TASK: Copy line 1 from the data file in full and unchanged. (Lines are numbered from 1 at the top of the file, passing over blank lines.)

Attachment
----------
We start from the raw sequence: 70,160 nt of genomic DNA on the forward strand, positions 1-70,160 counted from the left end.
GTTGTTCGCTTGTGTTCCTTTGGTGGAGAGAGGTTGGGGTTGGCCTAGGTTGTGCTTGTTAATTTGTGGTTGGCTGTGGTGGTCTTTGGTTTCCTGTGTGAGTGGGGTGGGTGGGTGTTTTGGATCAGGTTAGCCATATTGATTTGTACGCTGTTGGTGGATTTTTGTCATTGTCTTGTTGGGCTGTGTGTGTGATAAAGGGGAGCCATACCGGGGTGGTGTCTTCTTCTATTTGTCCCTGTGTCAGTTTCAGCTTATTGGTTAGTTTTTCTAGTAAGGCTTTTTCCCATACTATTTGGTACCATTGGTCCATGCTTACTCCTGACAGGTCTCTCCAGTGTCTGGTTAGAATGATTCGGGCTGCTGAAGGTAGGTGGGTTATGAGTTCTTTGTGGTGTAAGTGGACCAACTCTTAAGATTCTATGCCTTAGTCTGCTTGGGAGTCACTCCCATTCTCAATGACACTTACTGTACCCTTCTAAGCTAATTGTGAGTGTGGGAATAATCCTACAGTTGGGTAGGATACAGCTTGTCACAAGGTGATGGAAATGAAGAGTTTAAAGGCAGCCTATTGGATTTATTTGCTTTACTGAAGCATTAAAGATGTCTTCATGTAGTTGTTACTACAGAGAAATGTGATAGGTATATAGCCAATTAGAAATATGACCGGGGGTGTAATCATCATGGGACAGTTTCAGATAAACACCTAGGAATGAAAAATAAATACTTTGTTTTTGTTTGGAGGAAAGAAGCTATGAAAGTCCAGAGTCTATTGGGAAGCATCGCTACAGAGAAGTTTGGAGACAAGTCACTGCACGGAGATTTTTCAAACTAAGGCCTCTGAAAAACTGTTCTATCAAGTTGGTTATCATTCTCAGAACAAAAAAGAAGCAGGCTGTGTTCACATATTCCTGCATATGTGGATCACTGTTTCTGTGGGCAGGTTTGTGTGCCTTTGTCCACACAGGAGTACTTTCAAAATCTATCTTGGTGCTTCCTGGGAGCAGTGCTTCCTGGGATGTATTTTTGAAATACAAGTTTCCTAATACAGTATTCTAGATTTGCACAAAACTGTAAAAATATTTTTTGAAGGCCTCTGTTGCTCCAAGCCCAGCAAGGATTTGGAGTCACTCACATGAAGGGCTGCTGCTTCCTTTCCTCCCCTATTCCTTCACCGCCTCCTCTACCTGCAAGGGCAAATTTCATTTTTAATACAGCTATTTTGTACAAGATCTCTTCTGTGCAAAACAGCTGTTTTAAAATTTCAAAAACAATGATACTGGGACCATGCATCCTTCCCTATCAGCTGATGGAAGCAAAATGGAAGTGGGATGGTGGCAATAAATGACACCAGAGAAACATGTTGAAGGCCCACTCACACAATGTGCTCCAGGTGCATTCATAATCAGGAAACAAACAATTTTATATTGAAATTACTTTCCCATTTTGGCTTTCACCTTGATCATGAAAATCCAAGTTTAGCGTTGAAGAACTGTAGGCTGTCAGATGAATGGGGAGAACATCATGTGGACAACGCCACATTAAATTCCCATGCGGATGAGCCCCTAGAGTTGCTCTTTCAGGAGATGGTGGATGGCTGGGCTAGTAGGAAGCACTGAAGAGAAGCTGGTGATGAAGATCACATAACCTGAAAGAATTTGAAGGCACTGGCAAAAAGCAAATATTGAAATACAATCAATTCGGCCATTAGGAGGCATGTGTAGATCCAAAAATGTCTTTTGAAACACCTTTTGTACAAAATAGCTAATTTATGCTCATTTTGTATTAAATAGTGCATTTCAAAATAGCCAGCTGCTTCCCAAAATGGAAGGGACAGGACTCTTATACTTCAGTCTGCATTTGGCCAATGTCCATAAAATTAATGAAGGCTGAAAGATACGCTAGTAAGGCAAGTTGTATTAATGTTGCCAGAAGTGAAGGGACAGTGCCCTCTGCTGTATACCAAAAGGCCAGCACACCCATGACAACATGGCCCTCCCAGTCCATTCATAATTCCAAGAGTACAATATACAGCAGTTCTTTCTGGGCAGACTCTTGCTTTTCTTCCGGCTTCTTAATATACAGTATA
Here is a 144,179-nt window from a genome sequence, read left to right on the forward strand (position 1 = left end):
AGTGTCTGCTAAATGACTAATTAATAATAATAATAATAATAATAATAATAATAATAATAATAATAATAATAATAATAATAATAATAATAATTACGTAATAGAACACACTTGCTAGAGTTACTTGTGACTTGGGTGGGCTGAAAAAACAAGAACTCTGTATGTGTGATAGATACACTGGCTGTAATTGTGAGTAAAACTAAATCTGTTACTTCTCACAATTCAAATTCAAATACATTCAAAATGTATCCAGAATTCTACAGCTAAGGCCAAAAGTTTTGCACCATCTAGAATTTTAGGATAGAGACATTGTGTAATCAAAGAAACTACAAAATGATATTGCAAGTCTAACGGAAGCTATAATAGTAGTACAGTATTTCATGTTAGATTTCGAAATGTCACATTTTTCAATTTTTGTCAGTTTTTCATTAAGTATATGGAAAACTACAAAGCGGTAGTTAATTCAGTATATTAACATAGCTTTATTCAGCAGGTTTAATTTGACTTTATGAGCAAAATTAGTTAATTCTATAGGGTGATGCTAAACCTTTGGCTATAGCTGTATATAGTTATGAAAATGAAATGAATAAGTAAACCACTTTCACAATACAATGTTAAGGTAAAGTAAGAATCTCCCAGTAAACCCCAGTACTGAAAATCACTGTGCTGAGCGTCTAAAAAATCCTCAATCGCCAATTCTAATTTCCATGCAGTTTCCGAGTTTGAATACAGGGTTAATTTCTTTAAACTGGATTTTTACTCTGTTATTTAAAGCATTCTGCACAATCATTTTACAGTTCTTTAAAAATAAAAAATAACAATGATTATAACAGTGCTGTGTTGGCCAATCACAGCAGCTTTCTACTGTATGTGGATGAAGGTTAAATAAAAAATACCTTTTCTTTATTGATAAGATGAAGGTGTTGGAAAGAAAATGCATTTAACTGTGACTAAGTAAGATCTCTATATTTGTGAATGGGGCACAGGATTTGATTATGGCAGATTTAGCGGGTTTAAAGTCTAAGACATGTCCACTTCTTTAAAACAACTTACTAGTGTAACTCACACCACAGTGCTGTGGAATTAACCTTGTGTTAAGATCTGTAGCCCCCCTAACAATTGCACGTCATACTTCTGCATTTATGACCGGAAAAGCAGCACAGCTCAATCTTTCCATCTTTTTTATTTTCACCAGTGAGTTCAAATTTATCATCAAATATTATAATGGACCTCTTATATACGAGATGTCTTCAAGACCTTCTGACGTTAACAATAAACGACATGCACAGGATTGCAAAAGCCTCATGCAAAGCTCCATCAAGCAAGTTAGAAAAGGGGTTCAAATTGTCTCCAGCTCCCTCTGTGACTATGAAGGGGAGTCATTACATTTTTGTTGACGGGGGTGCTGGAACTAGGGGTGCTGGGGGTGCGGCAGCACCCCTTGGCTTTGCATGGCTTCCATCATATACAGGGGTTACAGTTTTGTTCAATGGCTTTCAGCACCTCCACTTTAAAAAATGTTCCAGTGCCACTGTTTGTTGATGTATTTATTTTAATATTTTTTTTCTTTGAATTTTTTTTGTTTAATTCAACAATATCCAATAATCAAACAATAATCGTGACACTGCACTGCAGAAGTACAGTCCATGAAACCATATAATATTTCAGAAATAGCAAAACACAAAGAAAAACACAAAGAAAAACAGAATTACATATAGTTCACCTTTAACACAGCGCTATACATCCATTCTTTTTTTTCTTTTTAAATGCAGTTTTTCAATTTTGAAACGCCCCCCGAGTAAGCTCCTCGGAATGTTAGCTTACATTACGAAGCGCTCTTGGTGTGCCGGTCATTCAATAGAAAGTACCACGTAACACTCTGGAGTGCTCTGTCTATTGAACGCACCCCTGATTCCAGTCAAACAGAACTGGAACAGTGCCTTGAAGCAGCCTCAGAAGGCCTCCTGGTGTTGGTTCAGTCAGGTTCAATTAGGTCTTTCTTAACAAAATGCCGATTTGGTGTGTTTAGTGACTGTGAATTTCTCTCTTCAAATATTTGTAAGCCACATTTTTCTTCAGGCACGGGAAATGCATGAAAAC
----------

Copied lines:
We start from the raw sequence: 70,160 nt of genomic DNA on the forward strand, positions 1-70,160 counted from the left end.